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Content Editorial 03 News 05 Application News 34 Event Calendar 45 Editorial Planner 2010 45 Glossary 46 Suppliers Guide 48 November/December 06|2009 Event Review 4th European Bioplastics Conference 10 New Record Conference on Technical Applications 10 Films | Flexibles | Bags Deep-Freeze Bio Packaging 12 A Holistic Approach 14 PLA Films are a Team Sport 17 PLA Film Applications 18 High-Performance and Biodegradable 19 Materials Oxobiodegradable Plastic 28 Applications Green Nordic Walking – with Biobased Polyamide 32 A Magic Powder in a PLA Powderette 33 Basics Evaluating Quantity, Quality and 38 Comparability of Biopolymer Materials Basics of Anaerobic Digestion 42 New Performance Profiles 20 for Food and Non-Food Bioplastic Films from the Netherlands 23 Consumer Electronics Biomassbased Bathroom Scale 24 Eco-Centric Mobile Phone 25 New ‘Eco.‘ Cordless Telephone 26 Vacuum Cleaner Housing 26 Impressum Publisher / Editorial Dr. Michael Thielen Samuel Brangenberg Layout/Production Mark Speckenbach Head Office Polymedia Publisher GmbH Dammer Str. 112 41066 Mönchengladbach, Germany phone: +49 (0)2161 664864 fax: +49 (0)2161 631045 Media Adviser Elke Hoffmann phone: +49(0)2351-67100-0 fax: +49(0)2351-67100-10 Print Tölkes Druck + Medien GmbH 47807 Krefeld, Germany Total Print run: 3,500 copies bioplastics magazine ISSN 1862-5258 bioplastics magazine is published 6 times a year. This publication is sent to qualified subscribers (149 Euro for 6 issues). bioplastics MAGAZINE is printed on chlorine-free FSC certified paper. bioplastics MAGAZINE is read in 85 countries. Not to be reproduced in any form without permission from the publisher. The fact that product names may not be identified in our editorial as trade marks is not an indication that such names are not registered trade marks. bioplastics MAGAZINE tries to use British spelling. However, in articles based on information from the USA, American spelling may also be used. Editorial contributions are always welcome. Please contact the editorial office via Envelope A large number of copies of this issue of bioplastics MAGAZINE is wrapped in a compostable film manufactured and sponsored by novamont ( Coverphoto courtesy alesco bioplastics MAGAZINE [06/09] Vol. 4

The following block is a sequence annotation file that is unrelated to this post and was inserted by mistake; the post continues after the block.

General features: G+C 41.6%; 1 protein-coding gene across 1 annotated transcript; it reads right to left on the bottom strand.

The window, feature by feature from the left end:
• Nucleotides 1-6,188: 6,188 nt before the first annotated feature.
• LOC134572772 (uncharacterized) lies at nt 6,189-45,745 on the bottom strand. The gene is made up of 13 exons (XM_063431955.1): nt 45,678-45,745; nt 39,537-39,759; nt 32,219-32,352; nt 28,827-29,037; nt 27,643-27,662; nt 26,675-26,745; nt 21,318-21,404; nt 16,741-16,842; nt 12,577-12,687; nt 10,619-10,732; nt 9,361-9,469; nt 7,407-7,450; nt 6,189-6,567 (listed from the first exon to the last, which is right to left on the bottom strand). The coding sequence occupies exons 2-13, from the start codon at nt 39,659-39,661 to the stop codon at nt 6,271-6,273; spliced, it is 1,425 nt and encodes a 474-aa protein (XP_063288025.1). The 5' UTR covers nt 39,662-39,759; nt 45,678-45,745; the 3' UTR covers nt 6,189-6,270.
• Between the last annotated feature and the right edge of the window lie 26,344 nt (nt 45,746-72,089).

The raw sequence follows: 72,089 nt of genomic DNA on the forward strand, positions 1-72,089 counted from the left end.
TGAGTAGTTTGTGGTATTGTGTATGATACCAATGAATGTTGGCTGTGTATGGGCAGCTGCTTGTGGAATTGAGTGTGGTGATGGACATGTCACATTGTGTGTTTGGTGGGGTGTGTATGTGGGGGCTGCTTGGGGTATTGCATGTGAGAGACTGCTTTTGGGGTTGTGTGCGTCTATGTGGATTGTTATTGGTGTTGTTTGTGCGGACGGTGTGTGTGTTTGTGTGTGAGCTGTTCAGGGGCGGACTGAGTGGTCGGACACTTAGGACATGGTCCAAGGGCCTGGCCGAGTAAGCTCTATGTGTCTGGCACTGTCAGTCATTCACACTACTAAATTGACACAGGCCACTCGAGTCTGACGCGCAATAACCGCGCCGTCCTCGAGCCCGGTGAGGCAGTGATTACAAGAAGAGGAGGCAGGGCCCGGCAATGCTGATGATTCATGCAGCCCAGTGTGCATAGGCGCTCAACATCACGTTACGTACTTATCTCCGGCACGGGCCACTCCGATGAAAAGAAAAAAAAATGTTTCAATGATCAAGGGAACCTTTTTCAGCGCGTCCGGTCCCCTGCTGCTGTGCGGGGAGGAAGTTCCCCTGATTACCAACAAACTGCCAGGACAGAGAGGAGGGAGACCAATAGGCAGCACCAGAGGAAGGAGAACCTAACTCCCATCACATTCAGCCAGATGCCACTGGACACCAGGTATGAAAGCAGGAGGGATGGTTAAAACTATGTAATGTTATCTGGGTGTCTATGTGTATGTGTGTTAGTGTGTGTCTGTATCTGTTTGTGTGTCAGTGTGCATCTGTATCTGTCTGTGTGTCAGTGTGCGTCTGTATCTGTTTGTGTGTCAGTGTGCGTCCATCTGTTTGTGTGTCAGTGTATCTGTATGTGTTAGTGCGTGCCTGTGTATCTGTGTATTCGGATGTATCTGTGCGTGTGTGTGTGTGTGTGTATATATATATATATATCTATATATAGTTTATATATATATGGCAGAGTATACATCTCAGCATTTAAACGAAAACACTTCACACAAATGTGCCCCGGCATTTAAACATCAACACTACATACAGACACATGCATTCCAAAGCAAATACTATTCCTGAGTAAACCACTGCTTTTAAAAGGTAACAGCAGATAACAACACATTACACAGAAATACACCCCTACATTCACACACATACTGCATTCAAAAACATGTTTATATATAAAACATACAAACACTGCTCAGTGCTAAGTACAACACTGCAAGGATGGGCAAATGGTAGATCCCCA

100% Bio-Sourced Thermoplastic Elastomers News Capitalizing on its long-standing experience in castor oil chemistry, France based Arkema has now developed Pebax ® Rnew100, a range of thermoplastic elastomers produced entirely from renewable raw materials. By combining a bio-sourced polyol with castor oil chemistry, Arkema further extends its program to substitute fossil raw materials with raw materials of plant origin, in line with its sustainable development policy. Complementing the Pebax Rnew range which is based on 20 to 95% plant origin carbon, Pebax Rnew100, Arkema’s latest high performance thermoplastic elastomer range, is entirely derived from renewable resources. Thanks to a reduction in fossil energy requirements during their production and in overall equivalent CO 2 emissions, these products will find a natural place within the eco-design programs initiated by many manufacturers. As with the other Pebax grades, Pebax Rnew100 boasts outstanding mechanical properties, together with excellent resistance to thermal and ultra-violet ageing. Light weight and outstanding dynamic behavior, hence excellent resistance to both flexural and tensile stress, also set this product apart. Pebax Rnew100 therefore offers the best possible compromise between rigidity and mechanical strength at cold temperature. Pebax Rnew and Rnew100 have countless industrial applications involving the manufacture of high added value products. They fulfil stringent specification requirements in many sectors, including automotive, electronics and sports equipment. Bio-Based Plastics: New Study Forecasts Enormous Potential New bio-based polymers have been available in the market for approximately one decade. Recently, standard polymers like polyethylene, polypropylene, PVC or PET, but also highperformance polymers like polyamide or polyester have been totally or partially substituted by their renewable raw materials equivalents. The starting raw materials are usually sugars or starches, partially also recycled materials from food or wood processing. In a jointly commissioned study, recently published by the associations European Bioplastics and the European Polysaccharide Network of Excellence EPNOE, Martin K. Patel, Li Shen and Juliane Haufe (Utrecht University) demonstrate that up to 90 % of the current global consumption of polymers can technically be converted from oil and gas to renewable raw materials. “Bio-based plastics will not substitute oilbased polymers in the near future for several reasons including low oil price, high production cost and restricted production capacity of biomass-based polymers that limit the technically possible growth of these plastics in the coming years“, explains Patrick Navard, Chairman of the Governing Board of EPNOE. Based on recent company announcements the production capacity of bio-based plastics is projected to increase from 360,000 tons in 2007 to about 2.3 million tons by 2013. This corresponds to an annual growth of 37 %. “We should keep a close eye on these figures“, says Hasso von Pogrell, Managing Director of European Bioplastics. “Important major projects were delayed in the years 2008 and 2009 due to the financial and economic crisis. Despite the still uncertain data, which of course has to be further consolidated, we deem such studies to be very essential. The role that lightweight conventional plastics played in the past, substituting durable materials like iron and steel in vast products, could soon be taken over by bio-based plastics. As the study shows, the potential is enormous“, adds von Pogrell. The study discusses for all major groups of bio-based plastics the production process, the material properties and the extent to which they could substitute petrochemical polymers from a technical point of view. Further aspects covered are the prices of these novel materials and their main producers. Three scenarios are distinguished to establish potential future growth trajectories, i.e. a baseline scenario, an optimistic and a conservative scenario. The results for these scenarios are also compared to the findings of a previous study made in 2005. The new study confirms that substantial technological progress has been made in bio-based plastics in the past five years. Innovations in material and product development, environmental benefits as well as the gradual depletion of crude oil increasingly call for polymers made from renewable raw materials. bioplastics MAGAZINE [06/09] Vol. 4 5